How To Find And Leverage 3PLs
Partnering with third party logistics providers (3PLs) is a great way to focus on your business operations while leaving fulfillment and shipping to businesses specializing in these processes.
Stitch is excited to partner with several 3PLs, with more integrations on the way. When you partner with a 3PL and use Stitch as your central hub, you’ll have visibility into the shipping and fulfillment information that flows between the two platforms.
Advice For Choosing a 3PL
- Identify 3PLs that serve your industry and work with businesses in your vertical. Do your products require temperature control? What about a dust-free environment or a secure facility? Do they integrate with solutions already in your technology stack? There are 3PLs that can accommodate each of these needs, so make sure you identify your must-haves, and make a short list of possible partners from there.
- Many of our customers have trouble finding credible reviews when searching for 3PLs. One way to circumvent this problem is learning who a 3PL’s customers are and reading those companies’ reviews that pertain to shipping and fulfillment.
- Be prepared for pricing conversations. The 3PL will ask a laundry list of questions about your business before giving you a quote, but you should know which questions to ask, too. Often the quoted price won’t include value add-ons like marketing inserts, gift wrapping, and special packaging, so be sure to ask about those.
Questions To Ask Potential 3PL Partners
- Do a 3PL’s warehouse locations make sense for your customer base? For example, if the majority of your orders are coming from the West Coast and a 3PL has warehouses in New York, Florida, and Chicago, you’ll probably want to look for a more geographically compatible 3PL.
- To what extent is the fulfillment and shipping process customizable? One of Stitch’s 3PL partners, Shipwire, offers businesses the ability to brand with personalized inserts as well as customized labels and shipping confirmation emails. Additionally, Shipwire provides customers with options regarding shipping rates and delivery time windows.
- Do they have customer references with order volumes similar in size to yours? It’s easy for a 3PL to tell you they can handle your order volume, but nothing beats confirmation from an actual customer.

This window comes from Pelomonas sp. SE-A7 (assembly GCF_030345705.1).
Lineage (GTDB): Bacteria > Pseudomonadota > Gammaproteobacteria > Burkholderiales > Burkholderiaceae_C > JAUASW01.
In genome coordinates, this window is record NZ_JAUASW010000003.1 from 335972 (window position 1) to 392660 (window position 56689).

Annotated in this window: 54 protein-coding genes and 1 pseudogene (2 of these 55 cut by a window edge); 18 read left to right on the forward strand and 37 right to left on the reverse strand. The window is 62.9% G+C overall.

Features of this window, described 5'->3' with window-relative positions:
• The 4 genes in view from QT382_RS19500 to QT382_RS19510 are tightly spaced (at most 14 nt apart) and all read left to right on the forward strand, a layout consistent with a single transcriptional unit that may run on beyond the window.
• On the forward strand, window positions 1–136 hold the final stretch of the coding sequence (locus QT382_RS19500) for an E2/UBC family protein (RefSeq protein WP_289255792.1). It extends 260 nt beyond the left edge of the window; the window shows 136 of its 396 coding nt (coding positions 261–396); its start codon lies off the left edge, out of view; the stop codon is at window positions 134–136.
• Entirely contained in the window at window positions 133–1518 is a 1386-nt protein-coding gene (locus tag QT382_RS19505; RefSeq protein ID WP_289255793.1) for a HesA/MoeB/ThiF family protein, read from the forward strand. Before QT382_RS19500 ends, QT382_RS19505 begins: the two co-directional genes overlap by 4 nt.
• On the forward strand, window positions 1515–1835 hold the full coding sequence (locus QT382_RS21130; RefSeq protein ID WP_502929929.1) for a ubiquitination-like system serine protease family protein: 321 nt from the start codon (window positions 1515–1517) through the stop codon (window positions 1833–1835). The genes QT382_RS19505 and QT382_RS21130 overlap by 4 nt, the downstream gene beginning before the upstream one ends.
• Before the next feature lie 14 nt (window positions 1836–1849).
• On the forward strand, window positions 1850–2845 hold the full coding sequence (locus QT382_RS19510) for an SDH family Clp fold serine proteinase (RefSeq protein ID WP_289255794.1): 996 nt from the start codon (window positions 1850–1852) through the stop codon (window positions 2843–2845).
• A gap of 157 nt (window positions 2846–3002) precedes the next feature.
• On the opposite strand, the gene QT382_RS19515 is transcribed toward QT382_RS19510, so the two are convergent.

- Can the 3PL scale with you? Be upfront with your business goals and vision for the future so potential partners can tell you upfront whether they have the capabilities to support your growth.
- Once you decide on a 3PL, visit the warehouse early. Even in such a connected world, there are benefits to actually observing the processes that will get your products from the warehouse to your customers. Stitch customer Brian Hahn of Nomad tells us, “We should have physically visited the warehouse earlier. There are a lot of things they do that are very smart and we now love, but it took us a while to figure out why they were doing certain things. Had we gone to the warehouse from the start, we would have had those answers faster.”
- Start by sending a few items as opposed to your entire inventory. Test to see what works well and what still needs to be communicated and perfected with your 3PL.
- If you’re switching from Amazon FBA to a 3PL, make FBA your default warehouse in Stitch and add the new 3PL as an overflow warehouse. That will run the inventory out of FBA and prevent you from needing to transfer inventory or have inventory shipped back to you — only to have to ship it out to your new 3PL. Once stock numbers are at 0 with FBA, you can switch your default warehouse.
Once you make a decision, trust your partner. Brian says Nomad chose a 3PL because time spent on shipping and fulfillment was time taken away from creating new products.
“We had to make sure we always had tape and boxes, and as we added SKUs we needed multiple box sizes and new ways to make sure everything was packed properly. We were also spending a ton of time training people to pick and pack properly. Now we can focus on our products again.”
Focus on your core business and let the 3PL do the heavy lifting (literally). Remember that 3PLs specialize in fulfillment and shipping — they do it better and faster, and with best-of-breed warehouse technology.